Back in the late seventies, when our local PBS station was just starting to get the “really good” British BBC imports, (things like Upstairs, Downstairs, Dave Allen, Monty Python’s Flying Circus and Poldark) there was one quirky little show that would have me racing home from school, every day. It came on at four o’clock and it was a “must watch” kind of thing. Kind of like Dark Shadows was. It was called Doctor Who.
Anyone who has ever seen this show, nods their head, because they understand the sheer quirkiness of it. It’s neither fish nor fowl. It’s not comedy, it’s not exactly adventure or drama, its science fiction, fantasy with comedy, adventure, drama and a little something extra thrown in for good measure. It’s hard to explain, unless you just jump in and get your feet wet.
My feet have been wet since the seventies.
Our British cousins have had the benefit of the Doctor’s good graces since 1963, when William Hartnell first took to the airwaves, as the Time Lord. The show was supposed to be an educational show, talking about history. THAT worked out well. Mr. Hartnell began the journey that has taken us on a whirlwind tour of the universe that is still going strong.
They got to see the origins of regeneration. That wonderful idea that an actor can leave a role, turn it over to someone new, and voila! It’s all OK! (Not like the James Bond switches, from Sean Connery to George Lazenby to Roger Moore… what?? We weren’t supposed to notice??)
Across the pond they were treated to a new Doctor, played by Patrick Troughton. Roughish, intelligent, silly at times, this doctor did things like play the recorder to help his thought processes. Thanks to fans on YouTube and Netflix, we are able to see what we, here in America have missed with these two fine actors.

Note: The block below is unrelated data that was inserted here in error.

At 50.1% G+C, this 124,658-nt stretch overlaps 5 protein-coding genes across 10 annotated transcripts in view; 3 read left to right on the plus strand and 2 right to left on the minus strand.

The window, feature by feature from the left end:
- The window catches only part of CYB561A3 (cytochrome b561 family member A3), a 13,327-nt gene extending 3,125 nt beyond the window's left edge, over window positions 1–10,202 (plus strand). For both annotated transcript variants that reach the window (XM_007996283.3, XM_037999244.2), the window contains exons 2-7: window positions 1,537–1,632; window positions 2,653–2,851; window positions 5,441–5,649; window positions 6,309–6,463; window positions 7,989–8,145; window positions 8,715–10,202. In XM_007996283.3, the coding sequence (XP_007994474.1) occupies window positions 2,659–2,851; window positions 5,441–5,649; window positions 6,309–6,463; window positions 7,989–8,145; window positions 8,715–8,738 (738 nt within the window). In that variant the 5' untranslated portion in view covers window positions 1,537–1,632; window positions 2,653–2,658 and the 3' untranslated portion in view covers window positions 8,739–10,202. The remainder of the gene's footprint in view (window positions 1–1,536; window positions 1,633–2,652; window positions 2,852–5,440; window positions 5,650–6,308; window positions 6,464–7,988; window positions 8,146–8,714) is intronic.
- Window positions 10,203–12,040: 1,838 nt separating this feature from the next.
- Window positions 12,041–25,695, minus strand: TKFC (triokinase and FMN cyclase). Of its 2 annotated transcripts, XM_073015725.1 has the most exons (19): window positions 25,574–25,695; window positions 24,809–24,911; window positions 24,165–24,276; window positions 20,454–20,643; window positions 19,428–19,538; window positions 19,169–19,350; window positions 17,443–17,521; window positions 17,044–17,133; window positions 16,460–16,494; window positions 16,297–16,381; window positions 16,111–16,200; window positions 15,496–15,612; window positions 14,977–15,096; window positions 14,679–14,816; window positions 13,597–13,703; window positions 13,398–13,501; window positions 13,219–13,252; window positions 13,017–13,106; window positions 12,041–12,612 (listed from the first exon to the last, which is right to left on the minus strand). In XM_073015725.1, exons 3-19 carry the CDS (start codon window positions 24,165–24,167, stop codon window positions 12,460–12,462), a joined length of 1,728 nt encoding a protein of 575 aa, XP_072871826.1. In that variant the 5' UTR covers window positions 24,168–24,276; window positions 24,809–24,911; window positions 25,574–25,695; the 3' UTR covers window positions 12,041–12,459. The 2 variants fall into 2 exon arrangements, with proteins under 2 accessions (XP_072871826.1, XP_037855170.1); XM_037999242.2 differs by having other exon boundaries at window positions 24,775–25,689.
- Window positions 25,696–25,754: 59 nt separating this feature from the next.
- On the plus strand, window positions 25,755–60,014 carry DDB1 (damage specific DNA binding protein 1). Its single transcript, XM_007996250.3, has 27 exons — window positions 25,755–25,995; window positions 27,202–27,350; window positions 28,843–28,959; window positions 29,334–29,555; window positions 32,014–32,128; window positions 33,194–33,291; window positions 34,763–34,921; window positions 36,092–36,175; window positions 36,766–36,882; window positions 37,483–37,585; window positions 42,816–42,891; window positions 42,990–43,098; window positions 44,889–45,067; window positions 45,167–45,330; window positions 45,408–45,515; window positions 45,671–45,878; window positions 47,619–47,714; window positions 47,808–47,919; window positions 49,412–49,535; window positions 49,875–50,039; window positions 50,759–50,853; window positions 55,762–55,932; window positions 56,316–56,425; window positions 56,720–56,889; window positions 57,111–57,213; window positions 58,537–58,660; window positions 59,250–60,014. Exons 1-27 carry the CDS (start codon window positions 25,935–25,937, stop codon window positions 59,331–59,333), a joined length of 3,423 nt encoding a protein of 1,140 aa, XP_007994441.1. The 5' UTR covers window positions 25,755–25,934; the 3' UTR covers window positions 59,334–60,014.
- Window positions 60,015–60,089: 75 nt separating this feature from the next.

I think that our first Doctor, here, was dashing, dapper, swashbuckling third Doctor, Jon Pertwee. And with him, to our shores, came the Cybermen, Daleks, and the Master. How could we resist? We were introduced to the idea that “superhero aliens” didn’t have to have super powers, per se, just a sonic screwdriver, a great car and good friends and companions.
And then came the fourth Doctor, played by Tom Baker. Now, if you are a fan of the older series, you may argue that Tom Baker is the greatest of all the Doctors, and you may be right. He was certainly the man that held the title of Doctor the longest. With that impossibly long scarf, mischievous grin and the jelly babies that came out of his pockets at the most inappropriate times, Tom Baker was the Doctor with panache!
The fifth Doctor’s propensity for cricket was unique and made Peter Davison’s portrayal of the character uniquely his own. Dressed in a cricket uniform and that ridiculous stalk of celery, Mr. Davison gave an air of youth and silliness to the character, that belied something else altogether. He had a sense of vulnerability that the other Doctors didn’t have, and perhaps it was Mr. Davison’s age that lent itself to it.